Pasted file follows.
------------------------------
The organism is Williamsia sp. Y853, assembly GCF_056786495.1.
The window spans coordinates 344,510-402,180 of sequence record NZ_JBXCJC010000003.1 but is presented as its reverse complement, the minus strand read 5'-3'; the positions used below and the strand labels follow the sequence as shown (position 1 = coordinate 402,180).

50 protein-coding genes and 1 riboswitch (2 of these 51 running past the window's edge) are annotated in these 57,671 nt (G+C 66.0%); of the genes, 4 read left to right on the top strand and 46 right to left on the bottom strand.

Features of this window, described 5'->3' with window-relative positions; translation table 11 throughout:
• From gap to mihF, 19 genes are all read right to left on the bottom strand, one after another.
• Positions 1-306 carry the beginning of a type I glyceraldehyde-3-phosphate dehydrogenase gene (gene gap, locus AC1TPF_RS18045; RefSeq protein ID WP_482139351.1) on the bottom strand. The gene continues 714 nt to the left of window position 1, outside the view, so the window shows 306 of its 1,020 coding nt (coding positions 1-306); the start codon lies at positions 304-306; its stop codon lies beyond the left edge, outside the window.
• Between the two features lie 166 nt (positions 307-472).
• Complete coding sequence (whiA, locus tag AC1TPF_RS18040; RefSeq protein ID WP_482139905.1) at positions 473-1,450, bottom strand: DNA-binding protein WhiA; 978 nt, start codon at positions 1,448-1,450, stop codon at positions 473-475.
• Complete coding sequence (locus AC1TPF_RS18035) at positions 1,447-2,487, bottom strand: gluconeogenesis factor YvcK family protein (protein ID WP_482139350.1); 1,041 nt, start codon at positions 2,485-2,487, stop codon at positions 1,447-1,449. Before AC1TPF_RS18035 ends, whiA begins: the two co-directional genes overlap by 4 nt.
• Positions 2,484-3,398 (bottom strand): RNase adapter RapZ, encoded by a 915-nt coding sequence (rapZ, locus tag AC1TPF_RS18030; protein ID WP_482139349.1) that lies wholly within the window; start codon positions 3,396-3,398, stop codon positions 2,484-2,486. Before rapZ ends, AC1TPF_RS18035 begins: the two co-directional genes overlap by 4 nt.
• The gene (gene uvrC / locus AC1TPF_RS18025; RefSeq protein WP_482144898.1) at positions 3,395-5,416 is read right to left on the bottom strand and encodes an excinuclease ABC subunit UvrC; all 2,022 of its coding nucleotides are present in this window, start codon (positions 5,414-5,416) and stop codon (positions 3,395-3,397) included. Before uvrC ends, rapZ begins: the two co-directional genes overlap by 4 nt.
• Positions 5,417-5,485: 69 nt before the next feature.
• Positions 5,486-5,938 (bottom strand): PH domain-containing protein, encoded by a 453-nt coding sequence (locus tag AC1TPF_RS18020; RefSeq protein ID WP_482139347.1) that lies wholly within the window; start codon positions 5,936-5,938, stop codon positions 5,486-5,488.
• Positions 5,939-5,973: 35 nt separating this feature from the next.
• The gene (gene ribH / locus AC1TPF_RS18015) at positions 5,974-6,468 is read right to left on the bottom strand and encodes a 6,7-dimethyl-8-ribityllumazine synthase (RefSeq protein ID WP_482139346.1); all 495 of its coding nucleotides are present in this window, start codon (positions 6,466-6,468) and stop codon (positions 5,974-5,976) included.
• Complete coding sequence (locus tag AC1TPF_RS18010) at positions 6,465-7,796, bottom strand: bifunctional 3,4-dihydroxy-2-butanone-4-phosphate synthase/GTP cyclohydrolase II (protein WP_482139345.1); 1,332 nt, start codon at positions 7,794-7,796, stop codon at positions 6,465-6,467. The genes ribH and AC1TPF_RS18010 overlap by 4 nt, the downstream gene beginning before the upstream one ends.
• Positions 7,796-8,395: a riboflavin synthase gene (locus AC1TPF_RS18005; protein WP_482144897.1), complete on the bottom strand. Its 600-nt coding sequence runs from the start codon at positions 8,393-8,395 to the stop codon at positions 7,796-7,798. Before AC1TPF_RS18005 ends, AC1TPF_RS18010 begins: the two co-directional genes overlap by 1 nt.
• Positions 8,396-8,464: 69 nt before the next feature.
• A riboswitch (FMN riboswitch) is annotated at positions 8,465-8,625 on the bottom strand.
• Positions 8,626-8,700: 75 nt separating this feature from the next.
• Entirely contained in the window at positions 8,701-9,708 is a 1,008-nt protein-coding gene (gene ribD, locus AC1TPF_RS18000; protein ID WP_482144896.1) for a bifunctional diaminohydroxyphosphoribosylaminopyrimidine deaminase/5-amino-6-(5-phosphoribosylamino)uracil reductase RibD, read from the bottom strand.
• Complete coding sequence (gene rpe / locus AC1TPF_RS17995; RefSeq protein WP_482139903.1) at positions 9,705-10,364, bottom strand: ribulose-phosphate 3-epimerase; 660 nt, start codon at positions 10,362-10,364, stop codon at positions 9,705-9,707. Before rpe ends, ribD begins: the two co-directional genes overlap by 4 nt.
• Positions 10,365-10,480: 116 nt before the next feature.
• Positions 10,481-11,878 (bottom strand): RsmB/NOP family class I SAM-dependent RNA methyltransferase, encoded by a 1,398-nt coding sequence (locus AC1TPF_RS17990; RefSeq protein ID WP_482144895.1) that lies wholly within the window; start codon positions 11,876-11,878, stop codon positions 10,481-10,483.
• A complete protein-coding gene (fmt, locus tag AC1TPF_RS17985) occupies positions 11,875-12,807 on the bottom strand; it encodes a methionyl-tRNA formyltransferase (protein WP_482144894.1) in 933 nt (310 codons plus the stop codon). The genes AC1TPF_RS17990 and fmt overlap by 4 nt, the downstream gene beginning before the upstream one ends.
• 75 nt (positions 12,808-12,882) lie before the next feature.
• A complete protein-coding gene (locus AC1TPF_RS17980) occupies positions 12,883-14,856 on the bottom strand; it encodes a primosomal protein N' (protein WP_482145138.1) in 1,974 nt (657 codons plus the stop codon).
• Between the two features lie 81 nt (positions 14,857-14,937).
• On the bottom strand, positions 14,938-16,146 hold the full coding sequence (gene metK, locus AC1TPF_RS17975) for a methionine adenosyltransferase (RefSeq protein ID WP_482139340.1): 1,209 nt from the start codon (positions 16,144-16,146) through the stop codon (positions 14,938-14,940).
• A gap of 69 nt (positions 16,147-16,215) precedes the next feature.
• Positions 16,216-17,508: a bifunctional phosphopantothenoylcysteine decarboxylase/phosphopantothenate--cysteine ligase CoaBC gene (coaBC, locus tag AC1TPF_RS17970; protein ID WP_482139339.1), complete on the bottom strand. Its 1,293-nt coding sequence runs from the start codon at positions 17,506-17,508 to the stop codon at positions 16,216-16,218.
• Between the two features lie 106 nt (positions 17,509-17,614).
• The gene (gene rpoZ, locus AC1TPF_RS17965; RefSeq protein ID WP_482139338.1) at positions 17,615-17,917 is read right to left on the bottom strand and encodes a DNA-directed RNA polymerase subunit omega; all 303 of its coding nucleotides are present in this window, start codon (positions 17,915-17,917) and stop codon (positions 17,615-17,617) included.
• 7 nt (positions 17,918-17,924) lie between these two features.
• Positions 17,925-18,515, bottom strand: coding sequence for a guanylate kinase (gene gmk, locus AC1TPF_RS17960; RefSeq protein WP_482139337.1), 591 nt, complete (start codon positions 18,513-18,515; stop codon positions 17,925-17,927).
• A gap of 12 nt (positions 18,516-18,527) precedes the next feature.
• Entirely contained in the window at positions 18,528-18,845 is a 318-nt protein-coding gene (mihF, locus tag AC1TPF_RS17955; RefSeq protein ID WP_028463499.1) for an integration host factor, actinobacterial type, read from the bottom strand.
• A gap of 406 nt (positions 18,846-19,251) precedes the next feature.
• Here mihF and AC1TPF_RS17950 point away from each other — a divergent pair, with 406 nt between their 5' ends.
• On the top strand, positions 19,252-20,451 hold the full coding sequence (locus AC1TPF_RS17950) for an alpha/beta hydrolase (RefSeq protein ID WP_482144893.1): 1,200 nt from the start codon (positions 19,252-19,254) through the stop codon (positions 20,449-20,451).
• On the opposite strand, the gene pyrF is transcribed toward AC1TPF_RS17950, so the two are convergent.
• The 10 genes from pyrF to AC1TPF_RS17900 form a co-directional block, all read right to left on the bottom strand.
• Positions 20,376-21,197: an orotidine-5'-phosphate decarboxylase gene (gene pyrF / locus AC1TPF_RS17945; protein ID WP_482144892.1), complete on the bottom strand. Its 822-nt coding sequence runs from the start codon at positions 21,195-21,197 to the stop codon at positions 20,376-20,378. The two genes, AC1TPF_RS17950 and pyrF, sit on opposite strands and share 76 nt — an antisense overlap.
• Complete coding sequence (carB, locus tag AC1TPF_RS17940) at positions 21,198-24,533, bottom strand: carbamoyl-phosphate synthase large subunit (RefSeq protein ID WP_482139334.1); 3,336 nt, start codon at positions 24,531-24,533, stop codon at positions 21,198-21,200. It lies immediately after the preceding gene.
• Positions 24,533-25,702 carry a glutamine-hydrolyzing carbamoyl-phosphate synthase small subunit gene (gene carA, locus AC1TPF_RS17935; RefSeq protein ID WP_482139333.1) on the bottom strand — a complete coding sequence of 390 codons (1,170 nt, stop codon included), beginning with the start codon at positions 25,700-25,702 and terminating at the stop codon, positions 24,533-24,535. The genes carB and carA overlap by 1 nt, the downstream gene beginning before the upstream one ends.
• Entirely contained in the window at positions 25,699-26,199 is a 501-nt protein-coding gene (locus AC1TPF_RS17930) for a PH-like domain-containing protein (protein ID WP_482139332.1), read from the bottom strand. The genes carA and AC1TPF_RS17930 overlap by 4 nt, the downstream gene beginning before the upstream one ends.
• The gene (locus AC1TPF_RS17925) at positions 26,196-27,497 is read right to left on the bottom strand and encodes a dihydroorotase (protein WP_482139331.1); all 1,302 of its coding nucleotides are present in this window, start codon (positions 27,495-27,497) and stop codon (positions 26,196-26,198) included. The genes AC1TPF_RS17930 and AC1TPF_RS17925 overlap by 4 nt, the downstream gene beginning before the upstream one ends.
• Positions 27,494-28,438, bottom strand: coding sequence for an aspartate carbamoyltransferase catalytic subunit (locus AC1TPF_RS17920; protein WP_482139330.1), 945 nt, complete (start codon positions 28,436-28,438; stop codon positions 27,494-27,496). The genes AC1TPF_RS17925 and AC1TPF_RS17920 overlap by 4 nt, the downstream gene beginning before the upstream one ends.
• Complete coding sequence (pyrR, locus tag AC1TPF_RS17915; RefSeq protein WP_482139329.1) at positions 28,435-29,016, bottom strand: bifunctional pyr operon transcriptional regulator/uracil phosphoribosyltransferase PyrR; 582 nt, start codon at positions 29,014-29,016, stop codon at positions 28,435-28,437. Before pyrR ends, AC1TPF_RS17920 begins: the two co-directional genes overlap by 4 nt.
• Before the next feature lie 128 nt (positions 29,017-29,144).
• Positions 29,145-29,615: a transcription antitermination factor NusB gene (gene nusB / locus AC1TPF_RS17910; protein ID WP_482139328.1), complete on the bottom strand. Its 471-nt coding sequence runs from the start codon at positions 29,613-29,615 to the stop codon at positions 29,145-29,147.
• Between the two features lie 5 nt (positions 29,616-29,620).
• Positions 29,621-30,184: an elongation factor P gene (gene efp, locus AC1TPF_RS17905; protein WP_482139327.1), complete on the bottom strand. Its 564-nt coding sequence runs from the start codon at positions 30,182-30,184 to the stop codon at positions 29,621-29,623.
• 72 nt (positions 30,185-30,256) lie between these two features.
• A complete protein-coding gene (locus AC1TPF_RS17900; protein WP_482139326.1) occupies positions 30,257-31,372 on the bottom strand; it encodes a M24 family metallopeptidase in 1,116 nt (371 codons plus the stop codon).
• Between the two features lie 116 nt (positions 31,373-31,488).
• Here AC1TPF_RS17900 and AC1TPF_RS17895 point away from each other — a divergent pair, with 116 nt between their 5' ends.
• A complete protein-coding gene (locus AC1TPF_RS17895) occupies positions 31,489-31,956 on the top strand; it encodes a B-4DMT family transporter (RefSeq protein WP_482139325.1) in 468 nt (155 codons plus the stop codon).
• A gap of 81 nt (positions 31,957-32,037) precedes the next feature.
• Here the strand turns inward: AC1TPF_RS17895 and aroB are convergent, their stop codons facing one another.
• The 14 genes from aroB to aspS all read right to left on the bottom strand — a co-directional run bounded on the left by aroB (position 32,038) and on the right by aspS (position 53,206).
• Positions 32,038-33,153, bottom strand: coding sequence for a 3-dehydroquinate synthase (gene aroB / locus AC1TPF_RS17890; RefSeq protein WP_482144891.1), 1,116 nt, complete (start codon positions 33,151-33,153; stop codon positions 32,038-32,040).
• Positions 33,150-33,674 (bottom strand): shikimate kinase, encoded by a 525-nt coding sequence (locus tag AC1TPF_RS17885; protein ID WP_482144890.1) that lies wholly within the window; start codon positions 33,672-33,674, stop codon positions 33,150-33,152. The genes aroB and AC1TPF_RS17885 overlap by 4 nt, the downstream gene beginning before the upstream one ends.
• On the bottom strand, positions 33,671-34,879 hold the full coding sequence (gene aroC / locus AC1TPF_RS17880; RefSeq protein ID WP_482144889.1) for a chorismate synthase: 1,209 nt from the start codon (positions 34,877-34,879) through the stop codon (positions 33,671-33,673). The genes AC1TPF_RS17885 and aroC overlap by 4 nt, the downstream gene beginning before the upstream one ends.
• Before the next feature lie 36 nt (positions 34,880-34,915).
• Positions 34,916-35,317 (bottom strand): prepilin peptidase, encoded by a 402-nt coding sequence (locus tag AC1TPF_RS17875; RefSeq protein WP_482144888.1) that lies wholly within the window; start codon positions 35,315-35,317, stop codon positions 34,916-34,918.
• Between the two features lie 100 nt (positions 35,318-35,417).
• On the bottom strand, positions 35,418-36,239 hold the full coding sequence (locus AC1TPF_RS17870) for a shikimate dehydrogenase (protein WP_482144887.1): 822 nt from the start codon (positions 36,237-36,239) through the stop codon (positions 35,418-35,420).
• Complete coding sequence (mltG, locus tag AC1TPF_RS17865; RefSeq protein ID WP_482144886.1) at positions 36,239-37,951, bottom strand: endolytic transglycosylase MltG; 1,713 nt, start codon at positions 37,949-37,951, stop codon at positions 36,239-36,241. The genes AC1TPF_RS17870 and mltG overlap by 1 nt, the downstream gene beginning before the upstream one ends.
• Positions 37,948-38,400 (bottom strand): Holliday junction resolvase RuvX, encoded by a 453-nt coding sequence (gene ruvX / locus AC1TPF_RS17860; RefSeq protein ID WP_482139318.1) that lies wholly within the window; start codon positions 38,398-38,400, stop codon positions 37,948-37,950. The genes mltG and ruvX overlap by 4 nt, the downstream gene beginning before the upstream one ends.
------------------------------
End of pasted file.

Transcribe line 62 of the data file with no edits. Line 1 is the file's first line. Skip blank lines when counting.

• Positions 32,038-33,153, bottom strand: coding sequence for a 3-dehydroquinate synthase (gene aroB / locus AC1TPF_RS17890; RefSeq protein WP_482144891.1), 1,116 nt, complete (start codon positions 33,151-33,153; stop codon positions 32,038-32,040).